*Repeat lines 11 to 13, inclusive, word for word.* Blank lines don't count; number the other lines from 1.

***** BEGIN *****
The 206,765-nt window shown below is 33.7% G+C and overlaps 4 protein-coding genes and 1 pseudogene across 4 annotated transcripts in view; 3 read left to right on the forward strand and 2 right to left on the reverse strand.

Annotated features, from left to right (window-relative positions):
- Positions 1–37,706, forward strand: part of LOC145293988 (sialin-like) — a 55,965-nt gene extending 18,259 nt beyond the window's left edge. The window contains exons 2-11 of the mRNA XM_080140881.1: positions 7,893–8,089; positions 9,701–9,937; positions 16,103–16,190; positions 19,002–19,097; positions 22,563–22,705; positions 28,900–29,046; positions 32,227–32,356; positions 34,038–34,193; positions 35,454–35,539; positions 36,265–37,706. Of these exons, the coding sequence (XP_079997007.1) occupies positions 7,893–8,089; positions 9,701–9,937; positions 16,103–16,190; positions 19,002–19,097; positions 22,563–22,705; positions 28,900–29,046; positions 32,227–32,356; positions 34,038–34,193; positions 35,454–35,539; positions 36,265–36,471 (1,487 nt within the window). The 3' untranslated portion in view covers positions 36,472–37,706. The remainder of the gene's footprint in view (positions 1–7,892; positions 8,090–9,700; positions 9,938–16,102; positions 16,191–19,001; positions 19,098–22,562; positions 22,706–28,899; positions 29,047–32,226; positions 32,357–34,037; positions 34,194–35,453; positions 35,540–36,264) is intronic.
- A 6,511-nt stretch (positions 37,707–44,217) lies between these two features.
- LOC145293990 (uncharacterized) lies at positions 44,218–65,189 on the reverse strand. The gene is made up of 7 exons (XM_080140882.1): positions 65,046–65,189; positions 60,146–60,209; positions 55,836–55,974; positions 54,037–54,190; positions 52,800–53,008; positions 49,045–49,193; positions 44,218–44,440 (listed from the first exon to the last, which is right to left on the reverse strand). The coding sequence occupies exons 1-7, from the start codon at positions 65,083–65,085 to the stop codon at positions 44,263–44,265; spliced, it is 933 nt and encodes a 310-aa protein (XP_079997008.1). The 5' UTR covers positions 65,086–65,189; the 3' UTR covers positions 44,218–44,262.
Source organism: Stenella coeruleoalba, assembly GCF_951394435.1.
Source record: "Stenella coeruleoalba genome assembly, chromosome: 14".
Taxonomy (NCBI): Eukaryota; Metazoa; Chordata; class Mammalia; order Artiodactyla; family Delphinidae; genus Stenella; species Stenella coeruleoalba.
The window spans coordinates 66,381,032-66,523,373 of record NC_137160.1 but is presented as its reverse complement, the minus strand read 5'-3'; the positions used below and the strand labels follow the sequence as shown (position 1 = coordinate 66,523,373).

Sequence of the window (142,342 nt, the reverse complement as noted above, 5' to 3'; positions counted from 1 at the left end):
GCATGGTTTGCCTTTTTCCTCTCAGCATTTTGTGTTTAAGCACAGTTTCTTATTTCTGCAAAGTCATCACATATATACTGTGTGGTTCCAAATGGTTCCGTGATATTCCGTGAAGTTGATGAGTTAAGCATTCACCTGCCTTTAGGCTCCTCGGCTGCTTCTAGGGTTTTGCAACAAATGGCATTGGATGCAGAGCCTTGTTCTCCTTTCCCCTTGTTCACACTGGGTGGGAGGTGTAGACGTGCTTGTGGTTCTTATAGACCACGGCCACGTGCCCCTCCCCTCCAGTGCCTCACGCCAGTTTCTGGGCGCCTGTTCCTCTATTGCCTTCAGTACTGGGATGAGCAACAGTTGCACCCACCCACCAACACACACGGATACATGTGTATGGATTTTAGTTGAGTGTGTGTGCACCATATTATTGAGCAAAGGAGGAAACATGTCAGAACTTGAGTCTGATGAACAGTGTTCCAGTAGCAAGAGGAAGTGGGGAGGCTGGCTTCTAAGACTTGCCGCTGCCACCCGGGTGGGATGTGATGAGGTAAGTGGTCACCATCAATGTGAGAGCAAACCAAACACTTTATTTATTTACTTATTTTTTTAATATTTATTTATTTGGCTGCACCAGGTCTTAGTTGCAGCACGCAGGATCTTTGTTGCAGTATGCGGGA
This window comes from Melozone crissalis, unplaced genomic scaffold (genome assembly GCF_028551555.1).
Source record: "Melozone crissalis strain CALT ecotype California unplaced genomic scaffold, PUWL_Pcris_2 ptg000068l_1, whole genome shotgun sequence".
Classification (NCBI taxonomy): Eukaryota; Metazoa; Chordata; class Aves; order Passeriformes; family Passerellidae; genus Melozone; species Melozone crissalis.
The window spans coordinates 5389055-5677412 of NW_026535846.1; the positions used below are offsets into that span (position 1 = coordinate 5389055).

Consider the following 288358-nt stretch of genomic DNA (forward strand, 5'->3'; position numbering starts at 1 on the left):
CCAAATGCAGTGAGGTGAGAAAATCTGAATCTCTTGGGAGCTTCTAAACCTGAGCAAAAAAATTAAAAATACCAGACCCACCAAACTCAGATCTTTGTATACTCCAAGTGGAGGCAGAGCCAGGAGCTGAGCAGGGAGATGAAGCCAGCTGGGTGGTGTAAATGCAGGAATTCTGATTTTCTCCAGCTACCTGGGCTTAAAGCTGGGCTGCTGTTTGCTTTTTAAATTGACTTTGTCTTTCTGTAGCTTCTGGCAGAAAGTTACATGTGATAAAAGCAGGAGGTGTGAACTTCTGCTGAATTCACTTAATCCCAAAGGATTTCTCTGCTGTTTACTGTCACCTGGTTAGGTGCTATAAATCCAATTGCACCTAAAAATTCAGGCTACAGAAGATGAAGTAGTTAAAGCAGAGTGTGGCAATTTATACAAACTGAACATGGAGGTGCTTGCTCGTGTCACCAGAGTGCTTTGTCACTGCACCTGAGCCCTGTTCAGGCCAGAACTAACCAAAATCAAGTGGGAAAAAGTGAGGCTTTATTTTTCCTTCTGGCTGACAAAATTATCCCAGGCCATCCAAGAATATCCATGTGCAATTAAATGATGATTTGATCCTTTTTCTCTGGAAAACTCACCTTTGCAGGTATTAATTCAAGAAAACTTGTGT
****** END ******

GCATGGTTTGCCTTTTTCCTCTCAGCATTTTGTGTTTAAGCACAGTTTCTTATTTCTGCAAAGTCATCACATATATACTGTGTGGTTCCAAATGGTTCCGTGATATTCCGTGAAGTTGATGAGTTAAGCATTCACCTGCCTTTAGGCTCCTCGGCTGCTTCTAGGGTTTTGCAACAAATGGCATTGGATGCAGAGCCTTGTTCTCCTTTCCCCTTGTTCACACTGGGTGGGAGGTGTAGACGTGCTTGTGGTTCTTATAGACCACGGCCACGTGCCCCTCCCCTCCAGTGCCTCACGCCAGTTTCTGGGCGCCTGTTCCTCTATTGCCTTCAGTACTGGGATGAGCAACAGTTGCACCCACCCACCAACACACACGGATACATGTGTATGGATTTTAGTTGAGTGTGTGTGCACCATATTATTGAGCAAAGGAGGAAACATGTCAGAACTTGAGTCTGATGAACAGTGTTCCAGTAGCAAGAGGAAGTGGGGAGGCTGGCTTCTAAGACTTGCCGCTGCCACCCGGGTGGGATGTGATGAGGTAAGTGGTCACCATCAATGTGAGAGCAAACCAAACACTTTATTTATTTACTTATTTTTTTAATATTTATTTATTTGGCTGCACCAGGTCTTAGTTGCAGCACGCAGGATCTTTGTTGCAGTATGCGGGA
This window comes from Melozone crissalis, unplaced genomic scaffold (genome assembly GCF_028551555.1).
Source record: "Melozone crissalis strain CALT ecotype California unplaced genomic scaffold, PUWL_Pcris_2 ptg000068l_1, whole genome shotgun sequence".